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Recent eLetters

Displaying 11-20 letters out of 368 published

  1. Who is in control? Clinicians' view on their role in self-management approaches: a qualitative metasynthesis

    I enjoyed reading this article on clinician's View on their role in self management approaches. Nowadays a large number of people are living with chronic illnesses. Often, one living with chronic illness needs to be assisted with some skills to take care themselves better, applying the approach of self management. The findings of this study showed that clinicians may find it difficult to shift some tasks to or share control in health care with the patient or family care givers. However there is need for change in position moved from the more traditional approach of provider dominated care to a partnership as innovative approach to patient centered care. The method used to gather the data for this article were clearly explained. Metasynthesis as the methodology to synthesize data from several studies. Complete articles included in the study, on experiences, or views on clinicians' roles on self management approach were recaptured. The approach of synthesizing findings coming from different opinions can be complex, in generating harmonized results. Synthesis could be used as the primary study while qualitative design can used as secondary to explore how they applied the self management approach. Self management approach have many advantages in improving patients' wellbeing in the community, in coping with chronic illness. In low income settings where there is lack of health professionals, primary care teams may have difficulty finding time to provide patient education sessions and to monitor health indicators to ensure safety even when patients and their caretakers have been trained. Thus the needed change cannot be effected by the clinicians alone. It also needs community education, where education depends on the curiosity, educational background and socio economic status of those to included in a programme of education about self management .

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  2. The Lsibon Cohort of Men Who Have Sex With Men

    The Lisbon Cohort of men who have sex with men (MSM) identified gays, bisexuals and MSM aged between 20-29 years as key populations most affected by HIV/AIDS1 and key contributors to the epidemic in Portugal. The study identified the need to establish instruments for monitoring HIV and syphilis incidence, determinants of infection and risk-taking behaviors in MSM. A community-based walk-in centre was used to recruit MSM as participants of a cohort study despite the obvious limitation of recruiting only men that walked into the centre. Chinese and European studies recommended the Internet as an effective avenue for recruiting study subjects, and other authors have used formal health or academic institutions to recruit participants2. The article highlighted several cultural, anthropological and sociological challenges in the conduct of community-based studies with MSM. The use of community-based or Internet strategies for recruiting participants from vulnerable populations such as MSM may be difficult in low-income countries; this is related to the reality that MSM is still not accepted in these countries. Conducting such a study in low-income settings may yield evidence which may not be generalized across populations. However, the Lisbon cohort provides a good foundation for researchers that would like to conduct research around MSM in similar settings.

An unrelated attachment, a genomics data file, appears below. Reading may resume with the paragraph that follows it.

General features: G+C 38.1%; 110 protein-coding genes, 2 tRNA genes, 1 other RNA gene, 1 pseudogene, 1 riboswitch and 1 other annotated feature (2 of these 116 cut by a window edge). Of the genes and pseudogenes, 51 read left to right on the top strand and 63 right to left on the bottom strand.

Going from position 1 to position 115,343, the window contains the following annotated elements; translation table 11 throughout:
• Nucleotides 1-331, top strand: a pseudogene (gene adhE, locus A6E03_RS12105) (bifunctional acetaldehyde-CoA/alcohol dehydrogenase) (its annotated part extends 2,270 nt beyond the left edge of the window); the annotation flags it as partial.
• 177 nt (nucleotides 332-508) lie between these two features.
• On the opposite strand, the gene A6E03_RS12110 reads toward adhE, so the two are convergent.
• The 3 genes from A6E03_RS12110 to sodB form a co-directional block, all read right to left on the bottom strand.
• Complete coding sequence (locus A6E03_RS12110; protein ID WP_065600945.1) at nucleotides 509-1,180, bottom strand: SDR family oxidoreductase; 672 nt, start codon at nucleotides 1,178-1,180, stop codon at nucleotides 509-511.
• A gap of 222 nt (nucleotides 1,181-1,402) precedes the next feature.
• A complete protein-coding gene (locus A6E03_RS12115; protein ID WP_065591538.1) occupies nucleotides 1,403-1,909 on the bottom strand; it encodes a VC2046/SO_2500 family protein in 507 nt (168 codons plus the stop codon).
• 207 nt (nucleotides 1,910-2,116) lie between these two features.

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  3. A Critical Appraisal of Esposito et al.'s Nomogram for Predicting HbA1c Response to DPP-4 Inhibitors

    Re: A nomogram to estimate the HbA1c response to different DPP-4 inhibitors in type 2 diabetes: a systematic review and meta-analysis of 98 trials with 24 163 patients. Esposito, et al. 5:2 e005892 doi:10.1136/bmjopen-2014-005892

    We read with interest the recent article by Esposito et al. describing their development of a nomogram to predict HbA1c response to different dipeptidyl peptidase (DPP)-4 inhibitors in the treatment of type 2 diabetes (1). We believe that several important factors need to be considered when interpreting the results of this study.

    Firstly, the nomogram was derived from a meta-regression model relating treatment effect to several covariates, including baseline HbA1c level, type of DPP-4 inhibitor and baseline fasting plasma glucose. Other covariates were tested but found to not have additional effects - although background medication was included only as a binary variable, and therefore the treatment effect of different types of medication may not have been captured. Importantly, however, the authors did not further test additional covariates likely to affect treatment response - notably, length of prior drug washout, diabetes duration and race/ethnicity. Regarding the latter, for example, there is evidence that the efficacy of DPP-4 inhibitors is greater in Asians than in Caucasians (2)(3).